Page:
Sister Cities has been a longtime tradition in the United States. The “sister city” program was launched as a national concept in 1956 when President Eisenhower called for massive exchanges between Americans and people of other nations. Since then, more than 2,100 communities in 121 countries around the world participate in a Sister City partnership. In the United States, a total of 1,800 cities, states, and counties are partnered in 138 countries worldwide.
On August 4, 2020, the City Council officially recognized and welcomed Sakura City, Japan, as a "sister city" during a virtual ceremonial signing event. The meeting was done through the zoom meetings platform on August 4, 2020, on Pacific Standard time and on August 5, 2020, in Japan Standard Time.
About Sakura City, Japan
Located 25 miles northeast of Tokyo, Sakura City is a thriving community of over 44,774 residents with a rich and vibrant history. The city is perhaps best known for the famous cherry blossoms that give it its name and feature prominently on its flag. Sakura City has a mayor-council form of government with a directly elected mayor and a unicameral city assembly of 18 members. Sakura City is recognized for its primary industries: Agriculture & Forestry. Their Commerce Industry continues to grow. Sakura City is noted for its hot springs.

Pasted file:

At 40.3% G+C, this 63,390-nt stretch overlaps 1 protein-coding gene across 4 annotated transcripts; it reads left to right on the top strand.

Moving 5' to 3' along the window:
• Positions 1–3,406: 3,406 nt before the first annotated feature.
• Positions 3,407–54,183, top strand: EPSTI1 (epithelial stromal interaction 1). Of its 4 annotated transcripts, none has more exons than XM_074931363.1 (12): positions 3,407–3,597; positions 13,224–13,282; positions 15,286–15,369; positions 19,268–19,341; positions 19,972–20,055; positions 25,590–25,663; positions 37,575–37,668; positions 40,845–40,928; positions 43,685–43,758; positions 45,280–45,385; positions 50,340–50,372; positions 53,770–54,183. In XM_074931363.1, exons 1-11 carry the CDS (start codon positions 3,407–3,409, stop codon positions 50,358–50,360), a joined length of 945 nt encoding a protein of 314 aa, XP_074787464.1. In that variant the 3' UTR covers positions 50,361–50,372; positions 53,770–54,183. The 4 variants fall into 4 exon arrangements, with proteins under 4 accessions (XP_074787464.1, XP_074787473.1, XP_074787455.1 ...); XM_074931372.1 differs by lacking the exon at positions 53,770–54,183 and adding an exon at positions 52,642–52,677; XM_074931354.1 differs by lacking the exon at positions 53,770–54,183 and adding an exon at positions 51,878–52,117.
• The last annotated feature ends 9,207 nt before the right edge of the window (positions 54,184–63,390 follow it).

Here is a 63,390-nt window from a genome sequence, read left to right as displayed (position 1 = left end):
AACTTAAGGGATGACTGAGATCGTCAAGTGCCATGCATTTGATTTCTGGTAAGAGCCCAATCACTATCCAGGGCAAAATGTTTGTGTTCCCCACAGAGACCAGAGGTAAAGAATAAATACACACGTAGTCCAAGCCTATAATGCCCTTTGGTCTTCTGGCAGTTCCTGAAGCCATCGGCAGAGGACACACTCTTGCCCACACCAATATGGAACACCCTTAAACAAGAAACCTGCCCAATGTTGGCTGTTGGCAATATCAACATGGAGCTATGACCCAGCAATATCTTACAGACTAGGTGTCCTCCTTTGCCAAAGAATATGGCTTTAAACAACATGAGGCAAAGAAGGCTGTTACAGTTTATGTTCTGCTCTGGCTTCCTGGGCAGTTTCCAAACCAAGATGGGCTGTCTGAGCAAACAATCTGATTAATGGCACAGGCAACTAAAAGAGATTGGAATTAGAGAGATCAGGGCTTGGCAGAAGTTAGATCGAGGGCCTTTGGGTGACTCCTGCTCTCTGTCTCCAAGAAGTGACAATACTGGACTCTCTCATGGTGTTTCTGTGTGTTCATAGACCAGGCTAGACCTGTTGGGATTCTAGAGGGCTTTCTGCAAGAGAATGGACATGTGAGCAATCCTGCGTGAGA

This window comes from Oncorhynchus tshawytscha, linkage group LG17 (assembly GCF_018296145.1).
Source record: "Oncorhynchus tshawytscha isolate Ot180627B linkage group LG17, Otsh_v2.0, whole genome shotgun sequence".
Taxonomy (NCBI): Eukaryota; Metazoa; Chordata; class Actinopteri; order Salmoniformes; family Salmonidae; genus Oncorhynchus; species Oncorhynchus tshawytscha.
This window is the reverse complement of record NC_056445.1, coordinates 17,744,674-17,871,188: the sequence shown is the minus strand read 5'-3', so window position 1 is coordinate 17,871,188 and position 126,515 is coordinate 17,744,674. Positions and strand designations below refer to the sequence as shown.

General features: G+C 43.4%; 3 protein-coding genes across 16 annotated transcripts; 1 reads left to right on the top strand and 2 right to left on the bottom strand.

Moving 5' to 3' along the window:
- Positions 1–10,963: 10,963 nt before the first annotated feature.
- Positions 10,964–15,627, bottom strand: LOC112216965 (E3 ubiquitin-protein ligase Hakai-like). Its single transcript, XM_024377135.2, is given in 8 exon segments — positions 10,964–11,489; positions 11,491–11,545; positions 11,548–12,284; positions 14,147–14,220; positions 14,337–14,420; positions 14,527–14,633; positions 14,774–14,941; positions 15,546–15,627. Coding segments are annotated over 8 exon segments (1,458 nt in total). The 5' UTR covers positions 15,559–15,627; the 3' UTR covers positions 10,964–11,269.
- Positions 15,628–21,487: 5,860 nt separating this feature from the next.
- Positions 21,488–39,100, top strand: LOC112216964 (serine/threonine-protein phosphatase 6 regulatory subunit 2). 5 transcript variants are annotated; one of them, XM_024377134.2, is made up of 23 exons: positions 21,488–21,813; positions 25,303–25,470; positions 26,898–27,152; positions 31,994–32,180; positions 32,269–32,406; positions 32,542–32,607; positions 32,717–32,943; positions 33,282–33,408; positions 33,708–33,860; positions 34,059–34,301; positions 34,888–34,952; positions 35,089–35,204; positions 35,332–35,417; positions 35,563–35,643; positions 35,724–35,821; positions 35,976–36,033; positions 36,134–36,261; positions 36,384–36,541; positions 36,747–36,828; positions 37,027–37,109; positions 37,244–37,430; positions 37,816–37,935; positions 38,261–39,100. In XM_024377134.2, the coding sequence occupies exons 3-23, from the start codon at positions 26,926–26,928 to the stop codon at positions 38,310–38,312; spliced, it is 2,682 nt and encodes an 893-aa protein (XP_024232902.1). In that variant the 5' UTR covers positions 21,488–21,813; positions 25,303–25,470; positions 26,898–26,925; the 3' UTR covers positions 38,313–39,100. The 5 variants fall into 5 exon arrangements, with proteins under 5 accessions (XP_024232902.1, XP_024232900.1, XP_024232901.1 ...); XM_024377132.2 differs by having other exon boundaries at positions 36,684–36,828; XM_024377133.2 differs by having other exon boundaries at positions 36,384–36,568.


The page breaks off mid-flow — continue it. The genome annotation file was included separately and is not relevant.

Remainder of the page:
How it All Started
Since 2001, more than 300 students from two middle schools in Sakura City, Japan have traveled to Rancho Palos Verdes to attend Miraleste Intermediate School, enabling students from both cities to attain a robust cultural understanding and appreciation of both countries. To ensure that the program continues to strengthen cultural bonds and foster many enduring and deep friendships, the City Council discussed and agreed to proceed with pursuing a “sister city” relationship with Sakura City.